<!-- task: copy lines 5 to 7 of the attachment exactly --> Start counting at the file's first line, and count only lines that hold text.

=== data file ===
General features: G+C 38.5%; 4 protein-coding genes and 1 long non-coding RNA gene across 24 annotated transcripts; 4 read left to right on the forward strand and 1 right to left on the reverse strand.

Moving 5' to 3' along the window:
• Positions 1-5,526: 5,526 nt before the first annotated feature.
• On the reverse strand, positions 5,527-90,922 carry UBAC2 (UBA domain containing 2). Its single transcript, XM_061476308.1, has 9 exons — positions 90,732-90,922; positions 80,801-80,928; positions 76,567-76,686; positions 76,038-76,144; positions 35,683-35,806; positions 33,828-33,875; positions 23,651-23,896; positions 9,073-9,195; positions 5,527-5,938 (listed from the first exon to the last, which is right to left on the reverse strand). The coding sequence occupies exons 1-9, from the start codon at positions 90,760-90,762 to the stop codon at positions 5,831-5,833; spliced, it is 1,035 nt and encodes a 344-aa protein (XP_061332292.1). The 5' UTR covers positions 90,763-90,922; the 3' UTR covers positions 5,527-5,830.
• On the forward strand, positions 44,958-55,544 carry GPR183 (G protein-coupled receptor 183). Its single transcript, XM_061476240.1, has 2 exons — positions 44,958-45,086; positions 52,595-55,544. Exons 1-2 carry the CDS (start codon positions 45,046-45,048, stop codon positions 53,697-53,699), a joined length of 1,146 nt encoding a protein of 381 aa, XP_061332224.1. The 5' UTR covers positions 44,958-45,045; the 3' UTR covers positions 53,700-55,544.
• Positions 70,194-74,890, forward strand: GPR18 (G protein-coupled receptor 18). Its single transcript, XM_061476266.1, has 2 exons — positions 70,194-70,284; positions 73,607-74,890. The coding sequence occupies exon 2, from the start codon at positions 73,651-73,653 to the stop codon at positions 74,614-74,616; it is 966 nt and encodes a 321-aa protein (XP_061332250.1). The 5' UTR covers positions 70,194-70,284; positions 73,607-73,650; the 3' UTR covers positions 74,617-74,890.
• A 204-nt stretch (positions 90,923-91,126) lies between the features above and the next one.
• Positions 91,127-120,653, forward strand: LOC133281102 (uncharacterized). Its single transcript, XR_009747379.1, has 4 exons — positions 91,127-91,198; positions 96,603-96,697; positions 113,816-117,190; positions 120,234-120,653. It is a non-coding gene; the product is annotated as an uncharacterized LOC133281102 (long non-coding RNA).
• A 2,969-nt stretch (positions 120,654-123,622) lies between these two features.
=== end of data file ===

• On the forward strand, positions 44,958-55,544 carry GPR183 (G protein-coupled receptor 183). Its single transcript, XM_061476240.1, has 2 exons — positions 44,958-45,086; positions 52,595-55,544. Exons 1-2 carry the CDS (start codon positions 45,046-45,048, stop codon positions 53,697-53,699), a joined length of 1,146 nt encoding a protein of 381 aa, XP_061332224.1. The 5' UTR covers positions 44,958-45,045; the 3' UTR covers positions 53,700-55,544.
• Positions 70,194-74,890, forward strand: GPR18 (G protein-coupled receptor 18). Its single transcript, XM_061476266.1, has 2 exons — positions 70,194-70,284; positions 73,607-74,890. The coding sequence occupies exon 2, from the start codon at positions 73,651-73,653 to the stop codon at positions 74,614-74,616; it is 966 nt and encodes a 321-aa protein (XP_061332250.1). The 5' UTR covers positions 70,194-70,284; positions 73,607-73,650; the 3' UTR covers positions 74,617-74,890.
• A 204-nt stretch (positions 90,923-91,126) lies between the features above and the next one.